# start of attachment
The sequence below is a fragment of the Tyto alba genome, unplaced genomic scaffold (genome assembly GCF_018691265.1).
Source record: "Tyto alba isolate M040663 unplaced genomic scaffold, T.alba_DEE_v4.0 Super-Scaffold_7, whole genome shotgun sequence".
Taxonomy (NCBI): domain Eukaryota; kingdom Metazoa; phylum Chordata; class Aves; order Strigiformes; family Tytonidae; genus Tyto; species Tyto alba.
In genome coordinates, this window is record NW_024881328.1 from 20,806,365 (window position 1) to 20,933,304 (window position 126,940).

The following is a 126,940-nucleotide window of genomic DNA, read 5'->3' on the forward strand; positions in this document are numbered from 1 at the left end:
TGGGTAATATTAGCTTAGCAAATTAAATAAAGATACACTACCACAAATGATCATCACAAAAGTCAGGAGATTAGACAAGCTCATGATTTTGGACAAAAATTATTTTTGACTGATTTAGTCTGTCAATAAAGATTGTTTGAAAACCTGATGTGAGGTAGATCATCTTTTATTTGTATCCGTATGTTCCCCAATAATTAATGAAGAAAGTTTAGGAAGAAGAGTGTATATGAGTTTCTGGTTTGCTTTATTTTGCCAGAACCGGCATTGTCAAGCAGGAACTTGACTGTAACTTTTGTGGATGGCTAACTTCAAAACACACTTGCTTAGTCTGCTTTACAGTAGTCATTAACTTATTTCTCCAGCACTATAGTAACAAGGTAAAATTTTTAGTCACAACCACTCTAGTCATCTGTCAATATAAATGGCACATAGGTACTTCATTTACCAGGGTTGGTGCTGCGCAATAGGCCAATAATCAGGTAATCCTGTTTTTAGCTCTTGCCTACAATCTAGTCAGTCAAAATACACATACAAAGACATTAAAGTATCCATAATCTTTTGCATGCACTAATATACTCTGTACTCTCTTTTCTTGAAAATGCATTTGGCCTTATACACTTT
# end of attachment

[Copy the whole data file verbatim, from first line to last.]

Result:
The sequence below is a fragment of the Tyto alba genome, unplaced genomic scaffold (genome assembly GCF_018691265.1).
Source record: "Tyto alba isolate M040663 unplaced genomic scaffold, T.alba_DEE_v4.0 Super-Scaffold_7, whole genome shotgun sequence".
Taxonomy (NCBI): domain Eukaryota; kingdom Metazoa; phylum Chordata; class Aves; order Strigiformes; family Tytonidae; genus Tyto; species Tyto alba.
In genome coordinates, this window is record NW_024881328.1 from 20,806,365 (window position 1) to 20,933,304 (window position 126,940).

The following is a 126,940-nucleotide window of genomic DNA, read 5'->3' on the forward strand; positions in this document are numbered from 1 at the left end:
TGGGTAATATTAGCTTAGCAAATTAAATAAAGATACACTACCACAAATGATCATCACAAAAGTCAGGAGATTAGACAAGCTCATGATTTTGGACAAAAATTATTTTTGACTGATTTAGTCTGTCAATAAAGATTGTTTGAAAACCTGATGTGAGGTAGATCATCTTTTATTTGTATCCGTATGTTCCCCAATAATTAATGAAGAAAGTTTAGGAAGAAGAGTGTATATGAGTTTCTGGTTTGCTTTATTTTGCCAGAACCGGCATTGTCAAGCAGGAACTTGACTGTAACTTTTGTGGATGGCTAACTTCAAAACACACTTGCTTAGTCTGCTTTACAGTAGTCATTAACTTATTTCTCCAGCACTATAGTAACAAGGTAAAATTTTTAGTCACAACCACTCTAGTCATCTGTCAATATAAATGGCACATAGGTACTTCATTTACCAGGGTTGGTGCTGCGCAATAGGCCAATAATCAGGTAATCCTGTTTTTAGCTCTTGCCTACAATCTAGTCAGTCAAAATACACATACAAAGACATTAAAGTATCCATAATCTTTTGCATGCACTAATATACTCTGTACTCTCTTTTCTTGAAAATGCATTTGGCCTTATACACTTT